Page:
A. My job is first of all to have an idea, to understand a score sufficiently. You are the composer’s representative. And that’s not so simple because it takes a tremendous amount of abnegation of ego to put yourself in the service of composer. It takes endless hours of just trying to understand the creative impetus, the creative core of a piece of music and then to translate that in your own mind. My method of studying, for instance, is that I sit at a table with an open score — no recording, no nothing. I allow the notes to speak with me. I have to come to an understanding of what Brahms or Beethoven or Mahler is trying to say. My conductor’s brain comes in as far as translating that conception to the orchestra. That’s the talent. You have to take the composer’s view as you know it and then make that sum greater than the parts.
Q. What was your creative process in preparation for conducting Mahler?
A. When I went back to study Mahler’s Second again for this performance, I found new things that made sense to me. It’s like reading a Shakespeare play. You can read it in every decade of your life and you will understand it differently. Every time I do the Mahler Second Symphony, I learn new things that Mahler or Mahler’s culture imbued and imprinted into that symphony. There are many, many right ways of doing the Mahler Second. There’s only one right way for me right now this week.
Q. Some of the audience members in Woolsey this Saturday, I imagine, will be Mahler devotees.
A. But many not. And that’s very important because I conduct for everyone in the hall. If there are Mahler devotees, they’ll compare my performance with the 25 other performances they’ve heard. If they’re hearing it for the first time, that’s even better. You’re introducing them to the colossal masterwork. I am acutely aware that there will be people in the audience who will be very, very well versed and people who really will have nothing of an experience. Or there will be people who are deeply religious and come at it from that point of view and be uplifted by it spiritually. That’s a fascinating thing to see: that spiritual uplift that happens regardless of what you think you believe. I am about music and spirit, and bringing music and spirit together, because I think they are one and the same when they are done properly.
Q. So that they transcend …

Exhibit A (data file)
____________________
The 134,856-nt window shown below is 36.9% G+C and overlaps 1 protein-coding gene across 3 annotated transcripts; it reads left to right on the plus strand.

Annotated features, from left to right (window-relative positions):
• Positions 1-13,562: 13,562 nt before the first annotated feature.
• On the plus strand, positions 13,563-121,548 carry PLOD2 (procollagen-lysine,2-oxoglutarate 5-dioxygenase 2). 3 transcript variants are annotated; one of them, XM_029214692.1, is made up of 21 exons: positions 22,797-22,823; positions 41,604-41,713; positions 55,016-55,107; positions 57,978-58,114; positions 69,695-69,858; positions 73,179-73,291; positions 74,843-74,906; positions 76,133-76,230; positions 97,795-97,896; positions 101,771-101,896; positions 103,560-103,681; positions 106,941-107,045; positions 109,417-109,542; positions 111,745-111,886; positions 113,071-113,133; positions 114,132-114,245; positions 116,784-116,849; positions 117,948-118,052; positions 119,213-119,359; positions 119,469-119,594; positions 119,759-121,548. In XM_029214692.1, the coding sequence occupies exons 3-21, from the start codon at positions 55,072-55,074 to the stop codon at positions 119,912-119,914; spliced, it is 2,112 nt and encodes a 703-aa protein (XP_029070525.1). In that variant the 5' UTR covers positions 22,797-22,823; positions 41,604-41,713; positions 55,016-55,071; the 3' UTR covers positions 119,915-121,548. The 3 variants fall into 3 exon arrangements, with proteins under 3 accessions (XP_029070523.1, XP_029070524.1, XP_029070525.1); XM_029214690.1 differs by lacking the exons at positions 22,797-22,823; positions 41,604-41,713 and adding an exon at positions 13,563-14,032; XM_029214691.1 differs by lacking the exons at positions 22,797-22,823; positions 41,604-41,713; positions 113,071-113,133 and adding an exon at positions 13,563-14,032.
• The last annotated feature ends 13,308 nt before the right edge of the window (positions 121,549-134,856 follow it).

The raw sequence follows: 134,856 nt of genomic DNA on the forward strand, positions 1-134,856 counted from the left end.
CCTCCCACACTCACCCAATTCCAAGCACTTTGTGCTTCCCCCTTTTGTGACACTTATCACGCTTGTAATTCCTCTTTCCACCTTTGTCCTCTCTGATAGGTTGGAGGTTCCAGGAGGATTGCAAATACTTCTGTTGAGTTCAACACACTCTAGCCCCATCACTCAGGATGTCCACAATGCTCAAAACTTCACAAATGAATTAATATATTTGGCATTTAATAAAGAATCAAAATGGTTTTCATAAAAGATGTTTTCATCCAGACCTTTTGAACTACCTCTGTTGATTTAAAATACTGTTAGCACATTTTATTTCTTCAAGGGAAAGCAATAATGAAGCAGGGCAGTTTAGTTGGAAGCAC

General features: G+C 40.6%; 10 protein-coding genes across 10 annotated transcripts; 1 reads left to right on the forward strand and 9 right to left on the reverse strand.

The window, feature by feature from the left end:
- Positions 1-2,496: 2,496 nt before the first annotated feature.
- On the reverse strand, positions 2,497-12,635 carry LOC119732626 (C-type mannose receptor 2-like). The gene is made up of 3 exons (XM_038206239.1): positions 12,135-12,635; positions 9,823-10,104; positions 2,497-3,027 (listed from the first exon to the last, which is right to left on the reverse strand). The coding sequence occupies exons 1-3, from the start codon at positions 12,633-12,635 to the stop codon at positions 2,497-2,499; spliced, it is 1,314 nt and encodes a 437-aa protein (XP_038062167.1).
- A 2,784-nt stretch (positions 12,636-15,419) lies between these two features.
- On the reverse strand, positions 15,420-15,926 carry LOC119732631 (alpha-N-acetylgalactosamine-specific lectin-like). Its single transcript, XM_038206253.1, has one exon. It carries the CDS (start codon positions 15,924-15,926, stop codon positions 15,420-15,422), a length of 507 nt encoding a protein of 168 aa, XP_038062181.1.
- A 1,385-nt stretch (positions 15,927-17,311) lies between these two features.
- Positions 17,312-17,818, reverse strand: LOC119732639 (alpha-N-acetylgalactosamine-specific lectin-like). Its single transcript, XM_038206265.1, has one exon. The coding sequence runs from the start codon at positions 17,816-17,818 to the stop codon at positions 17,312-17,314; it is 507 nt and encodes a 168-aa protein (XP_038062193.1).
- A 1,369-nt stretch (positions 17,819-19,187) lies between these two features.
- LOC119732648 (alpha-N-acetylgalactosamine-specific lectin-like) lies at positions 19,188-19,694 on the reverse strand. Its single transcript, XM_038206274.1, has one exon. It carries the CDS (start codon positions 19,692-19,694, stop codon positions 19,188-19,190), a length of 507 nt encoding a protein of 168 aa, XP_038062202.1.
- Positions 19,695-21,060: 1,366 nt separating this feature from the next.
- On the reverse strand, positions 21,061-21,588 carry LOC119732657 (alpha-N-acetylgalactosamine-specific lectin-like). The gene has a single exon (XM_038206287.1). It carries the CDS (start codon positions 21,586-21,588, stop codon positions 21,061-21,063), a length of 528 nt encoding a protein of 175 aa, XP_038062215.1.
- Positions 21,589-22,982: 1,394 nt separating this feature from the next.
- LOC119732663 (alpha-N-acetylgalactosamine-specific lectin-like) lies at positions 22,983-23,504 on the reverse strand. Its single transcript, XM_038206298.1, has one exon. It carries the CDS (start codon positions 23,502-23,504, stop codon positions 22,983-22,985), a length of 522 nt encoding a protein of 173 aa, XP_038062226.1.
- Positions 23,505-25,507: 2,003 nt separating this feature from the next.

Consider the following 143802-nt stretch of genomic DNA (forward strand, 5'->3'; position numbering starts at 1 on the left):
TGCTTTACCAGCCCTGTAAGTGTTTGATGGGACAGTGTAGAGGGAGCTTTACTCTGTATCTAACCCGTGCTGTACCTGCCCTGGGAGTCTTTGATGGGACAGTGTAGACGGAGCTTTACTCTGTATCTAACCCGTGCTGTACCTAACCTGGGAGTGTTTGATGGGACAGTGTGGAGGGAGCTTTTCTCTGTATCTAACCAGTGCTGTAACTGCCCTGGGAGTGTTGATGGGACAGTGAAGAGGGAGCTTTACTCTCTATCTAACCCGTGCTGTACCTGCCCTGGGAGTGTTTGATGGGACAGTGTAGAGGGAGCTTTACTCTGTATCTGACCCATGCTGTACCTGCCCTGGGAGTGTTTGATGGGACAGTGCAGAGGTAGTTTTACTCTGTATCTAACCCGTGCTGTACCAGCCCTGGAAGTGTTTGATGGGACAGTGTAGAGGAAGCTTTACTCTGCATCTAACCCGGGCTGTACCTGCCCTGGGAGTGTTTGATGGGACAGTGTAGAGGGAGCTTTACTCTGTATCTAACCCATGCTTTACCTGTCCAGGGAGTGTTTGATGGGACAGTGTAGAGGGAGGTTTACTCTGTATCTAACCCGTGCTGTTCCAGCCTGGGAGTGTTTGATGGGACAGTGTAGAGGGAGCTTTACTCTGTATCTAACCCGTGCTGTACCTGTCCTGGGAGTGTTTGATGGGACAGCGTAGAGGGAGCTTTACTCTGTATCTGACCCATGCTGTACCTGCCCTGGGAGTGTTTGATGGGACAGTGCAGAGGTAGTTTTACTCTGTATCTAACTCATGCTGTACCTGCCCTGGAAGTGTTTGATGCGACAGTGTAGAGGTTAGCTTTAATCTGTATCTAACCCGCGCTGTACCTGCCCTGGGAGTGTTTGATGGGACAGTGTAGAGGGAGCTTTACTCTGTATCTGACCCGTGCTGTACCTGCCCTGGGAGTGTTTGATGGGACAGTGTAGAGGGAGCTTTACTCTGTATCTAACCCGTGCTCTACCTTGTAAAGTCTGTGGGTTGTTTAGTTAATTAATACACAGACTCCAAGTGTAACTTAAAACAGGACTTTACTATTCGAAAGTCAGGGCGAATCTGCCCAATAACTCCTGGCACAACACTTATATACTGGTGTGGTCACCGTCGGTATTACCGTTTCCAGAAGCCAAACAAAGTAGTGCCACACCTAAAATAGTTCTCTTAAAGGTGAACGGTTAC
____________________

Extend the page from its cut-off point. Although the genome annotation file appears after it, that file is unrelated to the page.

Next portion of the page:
A. Yes. When I was here getting a Master’s, Leopold Stokowski, a famous British conductor of Polish heritage, came and it was my job to prepare the Yale Philharmonia for his arrival. I prepared them on the stage of Woolsey; it was Beethoven’s Seventh Symphony. This limousine pulled up to the stage door of Woolsey and Stokowski got out, aided by an assistant, and I don’t think he knew where he was. He was maybe ninety years old. But when he got on stage, he connected with the audience in an electric way. His spirit and his brain were turned on. He sat down and transformed the Philharmonia and made them come alive with his understanding. He was a genius conductor. That’s what music does — to those who make it and to the orchestra itself.
Q. And to the audience as well?
A. Yes! And that’s our goal, to be the medium for the composer to reach the audience with his or her music.
Q. And for people who are less familiar with Mahler or classical music?
A. They will be blown out of their chairs! And that is the truth. This piece will literally blow them away! The Mahler is a piece which brings people out of their chairs. It is overwhelming and uplifting in the way the Beethoven Ninth is. There are very few pieces where you walk away saying, “Wow! That was an unbelievable experience!” It is a great experience for somebody who’s never been to a concert. I think the Salovey and “Washington Speaks” element is wonderful as a Yale moment. Woolsey Hall will rock! I think every single person on campus and in the town will find it uplifting. I didn’t do that. Mahler did.
Correction, Feb. 21: a previous version of this article misspelled the name of Leopold Stokowski.